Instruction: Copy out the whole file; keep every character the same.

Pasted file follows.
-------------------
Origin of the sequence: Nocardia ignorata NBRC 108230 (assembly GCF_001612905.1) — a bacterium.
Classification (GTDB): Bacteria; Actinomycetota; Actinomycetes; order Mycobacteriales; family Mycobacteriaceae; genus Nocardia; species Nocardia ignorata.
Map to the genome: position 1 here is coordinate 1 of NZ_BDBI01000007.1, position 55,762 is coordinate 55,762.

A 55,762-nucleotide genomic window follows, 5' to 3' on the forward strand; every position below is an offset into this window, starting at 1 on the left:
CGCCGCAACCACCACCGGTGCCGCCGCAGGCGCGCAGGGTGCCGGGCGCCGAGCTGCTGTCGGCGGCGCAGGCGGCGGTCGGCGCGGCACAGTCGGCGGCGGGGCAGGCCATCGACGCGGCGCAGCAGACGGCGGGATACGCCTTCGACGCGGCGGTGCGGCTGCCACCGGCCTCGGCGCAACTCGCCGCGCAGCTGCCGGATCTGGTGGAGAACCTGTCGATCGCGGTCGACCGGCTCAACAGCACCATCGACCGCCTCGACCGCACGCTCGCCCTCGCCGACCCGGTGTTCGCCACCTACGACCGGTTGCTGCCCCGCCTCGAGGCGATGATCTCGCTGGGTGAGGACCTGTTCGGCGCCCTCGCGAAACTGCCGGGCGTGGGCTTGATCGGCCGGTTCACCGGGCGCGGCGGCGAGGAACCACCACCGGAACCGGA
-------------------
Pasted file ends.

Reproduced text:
Origin of the sequence: Nocardia ignorata NBRC 108230 (assembly GCF_001612905.1) — a bacterium.
Classification (GTDB): Bacteria; Actinomycetota; Actinomycetes; order Mycobacteriales; family Mycobacteriaceae; genus Nocardia; species Nocardia ignorata.
Map to the genome: position 1 here is coordinate 1 of NZ_BDBI01000007.1, position 55,762 is coordinate 55,762.

A 55,762-nucleotide genomic window follows, 5' to 3' on the forward strand; every position below is an offset into this window, starting at 1 on the left:
CGCCGCAACCACCACCGGTGCCGCCGCAGGCGCGCAGGGTGCCGGGCGCCGAGCTGCTGTCGGCGGCGCAGGCGGCGGTCGGCGCGGCACAGTCGGCGGCGGGGCAGGCCATCGACGCGGCGCAGCAGACGGCGGGATACGCCTTCGACGCGGCGGTGCGGCTGCCACCGGCCTCGGCGCAACTCGCCGCGCAGCTGCCGGATCTGGTGGAGAACCTGTCGATCGCGGTCGACCGGCTCAACAGCACCATCGACCGCCTCGACCGCACGCTCGCCCTCGCCGACCCGGTGTTCGCCACCTACGACCGGTTGCTGCCCCGCCTCGAGGCGATGATCTCGCTGGGTGAGGACCTGTTCGGCGCCCTCGCGAAACTGCCGGGCGTGGGCTTGATCGGCCGGTTCACCGGGCGCGGCGGCGAGGAACCACCACCGGAACCGGA